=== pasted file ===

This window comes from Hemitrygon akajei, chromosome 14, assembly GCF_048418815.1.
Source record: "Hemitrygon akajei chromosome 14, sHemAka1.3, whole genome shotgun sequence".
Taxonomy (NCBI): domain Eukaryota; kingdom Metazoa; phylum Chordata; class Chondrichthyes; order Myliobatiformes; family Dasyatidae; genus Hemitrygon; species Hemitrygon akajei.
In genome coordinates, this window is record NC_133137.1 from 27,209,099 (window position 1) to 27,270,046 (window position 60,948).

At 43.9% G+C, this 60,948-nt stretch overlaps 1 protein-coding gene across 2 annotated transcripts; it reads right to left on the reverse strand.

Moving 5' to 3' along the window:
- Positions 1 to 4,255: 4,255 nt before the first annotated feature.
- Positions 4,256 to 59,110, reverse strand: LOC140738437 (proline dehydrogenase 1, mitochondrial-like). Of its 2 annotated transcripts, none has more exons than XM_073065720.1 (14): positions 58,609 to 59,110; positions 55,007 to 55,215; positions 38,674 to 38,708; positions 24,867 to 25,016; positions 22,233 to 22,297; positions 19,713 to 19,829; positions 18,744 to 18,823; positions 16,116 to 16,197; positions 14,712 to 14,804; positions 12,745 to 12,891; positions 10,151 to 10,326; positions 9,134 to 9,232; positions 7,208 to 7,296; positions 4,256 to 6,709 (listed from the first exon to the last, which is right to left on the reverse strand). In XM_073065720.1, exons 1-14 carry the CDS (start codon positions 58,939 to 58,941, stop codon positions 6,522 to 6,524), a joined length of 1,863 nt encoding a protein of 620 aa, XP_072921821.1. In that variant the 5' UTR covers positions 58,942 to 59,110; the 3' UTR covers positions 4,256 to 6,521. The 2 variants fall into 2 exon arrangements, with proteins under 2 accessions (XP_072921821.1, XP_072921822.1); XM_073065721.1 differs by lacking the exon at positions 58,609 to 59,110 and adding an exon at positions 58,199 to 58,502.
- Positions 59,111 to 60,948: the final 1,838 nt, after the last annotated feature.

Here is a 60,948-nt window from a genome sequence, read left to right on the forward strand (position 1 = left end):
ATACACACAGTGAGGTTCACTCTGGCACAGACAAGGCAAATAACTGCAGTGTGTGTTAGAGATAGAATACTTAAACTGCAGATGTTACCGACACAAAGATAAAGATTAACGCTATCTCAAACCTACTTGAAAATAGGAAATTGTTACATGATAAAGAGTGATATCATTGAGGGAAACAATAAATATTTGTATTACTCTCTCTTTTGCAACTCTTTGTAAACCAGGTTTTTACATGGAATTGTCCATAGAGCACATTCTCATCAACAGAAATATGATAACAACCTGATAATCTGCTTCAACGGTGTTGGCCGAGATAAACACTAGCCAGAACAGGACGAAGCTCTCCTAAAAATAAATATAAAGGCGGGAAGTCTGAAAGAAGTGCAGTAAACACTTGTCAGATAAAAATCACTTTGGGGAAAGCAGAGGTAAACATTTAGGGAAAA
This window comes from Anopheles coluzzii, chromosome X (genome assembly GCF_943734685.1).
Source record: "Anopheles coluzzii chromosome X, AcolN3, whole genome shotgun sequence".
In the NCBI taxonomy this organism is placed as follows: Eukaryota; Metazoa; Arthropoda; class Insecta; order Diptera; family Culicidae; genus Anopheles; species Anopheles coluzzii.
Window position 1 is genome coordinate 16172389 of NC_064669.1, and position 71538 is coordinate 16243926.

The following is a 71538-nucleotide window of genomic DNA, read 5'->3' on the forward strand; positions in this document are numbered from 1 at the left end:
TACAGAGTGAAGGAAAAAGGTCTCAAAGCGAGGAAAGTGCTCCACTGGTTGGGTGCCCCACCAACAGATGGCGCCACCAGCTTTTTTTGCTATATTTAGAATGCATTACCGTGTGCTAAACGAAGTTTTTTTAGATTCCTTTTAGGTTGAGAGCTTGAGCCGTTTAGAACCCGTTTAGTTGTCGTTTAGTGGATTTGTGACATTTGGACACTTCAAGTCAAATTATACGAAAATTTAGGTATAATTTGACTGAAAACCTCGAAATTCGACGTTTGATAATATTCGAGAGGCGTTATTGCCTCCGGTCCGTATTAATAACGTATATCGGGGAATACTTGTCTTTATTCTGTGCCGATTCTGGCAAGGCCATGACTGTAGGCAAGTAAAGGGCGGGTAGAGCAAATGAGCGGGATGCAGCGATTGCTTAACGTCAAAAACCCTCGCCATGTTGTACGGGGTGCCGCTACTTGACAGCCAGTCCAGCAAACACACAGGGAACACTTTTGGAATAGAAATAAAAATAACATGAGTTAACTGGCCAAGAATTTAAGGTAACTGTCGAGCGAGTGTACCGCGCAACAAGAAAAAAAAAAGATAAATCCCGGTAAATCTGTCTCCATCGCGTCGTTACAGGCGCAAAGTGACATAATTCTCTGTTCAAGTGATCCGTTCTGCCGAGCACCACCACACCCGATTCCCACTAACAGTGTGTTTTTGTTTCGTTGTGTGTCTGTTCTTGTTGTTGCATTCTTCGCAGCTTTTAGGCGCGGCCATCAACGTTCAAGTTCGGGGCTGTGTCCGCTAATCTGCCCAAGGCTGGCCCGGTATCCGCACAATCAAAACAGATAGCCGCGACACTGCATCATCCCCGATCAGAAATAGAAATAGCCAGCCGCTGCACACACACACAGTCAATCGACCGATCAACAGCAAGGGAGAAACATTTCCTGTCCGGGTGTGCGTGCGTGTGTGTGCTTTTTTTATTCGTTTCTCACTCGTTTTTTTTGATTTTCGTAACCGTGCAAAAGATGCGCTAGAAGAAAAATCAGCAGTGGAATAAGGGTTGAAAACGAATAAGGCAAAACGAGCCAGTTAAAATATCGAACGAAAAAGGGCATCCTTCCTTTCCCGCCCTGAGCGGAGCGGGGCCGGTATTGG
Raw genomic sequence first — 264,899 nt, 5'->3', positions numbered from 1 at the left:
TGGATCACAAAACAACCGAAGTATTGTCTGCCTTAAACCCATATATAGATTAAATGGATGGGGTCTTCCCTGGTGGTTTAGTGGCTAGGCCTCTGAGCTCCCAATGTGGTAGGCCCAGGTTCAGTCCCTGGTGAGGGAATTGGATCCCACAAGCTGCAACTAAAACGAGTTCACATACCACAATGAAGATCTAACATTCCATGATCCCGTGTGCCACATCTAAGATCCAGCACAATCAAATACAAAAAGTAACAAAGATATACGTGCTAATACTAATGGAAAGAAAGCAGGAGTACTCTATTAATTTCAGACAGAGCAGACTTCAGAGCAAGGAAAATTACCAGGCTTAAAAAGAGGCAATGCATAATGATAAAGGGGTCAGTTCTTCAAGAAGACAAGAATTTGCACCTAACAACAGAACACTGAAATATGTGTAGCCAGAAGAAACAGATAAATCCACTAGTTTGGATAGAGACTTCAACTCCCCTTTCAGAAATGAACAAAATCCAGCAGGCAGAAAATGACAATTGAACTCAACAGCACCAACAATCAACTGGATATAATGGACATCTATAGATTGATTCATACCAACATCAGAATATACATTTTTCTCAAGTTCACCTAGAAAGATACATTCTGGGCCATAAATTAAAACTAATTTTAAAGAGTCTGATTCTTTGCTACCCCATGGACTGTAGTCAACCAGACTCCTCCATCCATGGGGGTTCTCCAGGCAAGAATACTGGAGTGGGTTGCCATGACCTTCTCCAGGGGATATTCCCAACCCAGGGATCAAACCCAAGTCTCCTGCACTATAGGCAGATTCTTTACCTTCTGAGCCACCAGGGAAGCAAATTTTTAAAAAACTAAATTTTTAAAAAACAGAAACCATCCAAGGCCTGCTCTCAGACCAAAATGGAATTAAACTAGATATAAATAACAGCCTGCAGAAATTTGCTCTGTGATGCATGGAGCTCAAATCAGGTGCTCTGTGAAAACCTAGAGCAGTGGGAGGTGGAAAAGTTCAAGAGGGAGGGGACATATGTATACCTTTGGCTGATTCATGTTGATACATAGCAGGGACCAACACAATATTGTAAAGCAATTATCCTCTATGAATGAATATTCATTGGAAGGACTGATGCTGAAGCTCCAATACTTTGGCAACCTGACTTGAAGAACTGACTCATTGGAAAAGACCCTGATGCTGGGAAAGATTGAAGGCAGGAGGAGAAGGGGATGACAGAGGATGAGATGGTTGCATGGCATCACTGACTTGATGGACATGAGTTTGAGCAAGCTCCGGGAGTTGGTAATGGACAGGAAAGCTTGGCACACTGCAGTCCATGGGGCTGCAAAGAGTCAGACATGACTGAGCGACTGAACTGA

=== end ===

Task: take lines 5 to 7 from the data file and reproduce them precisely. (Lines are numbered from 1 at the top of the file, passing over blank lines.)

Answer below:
At 43.9% G+C, this 60,948-nt stretch overlaps 1 protein-coding gene across 2 annotated transcripts; it reads right to left on the reverse strand.

Moving 5' to 3' along the window:
- Positions 1 to 4,255: 4,255 nt before the first annotated feature.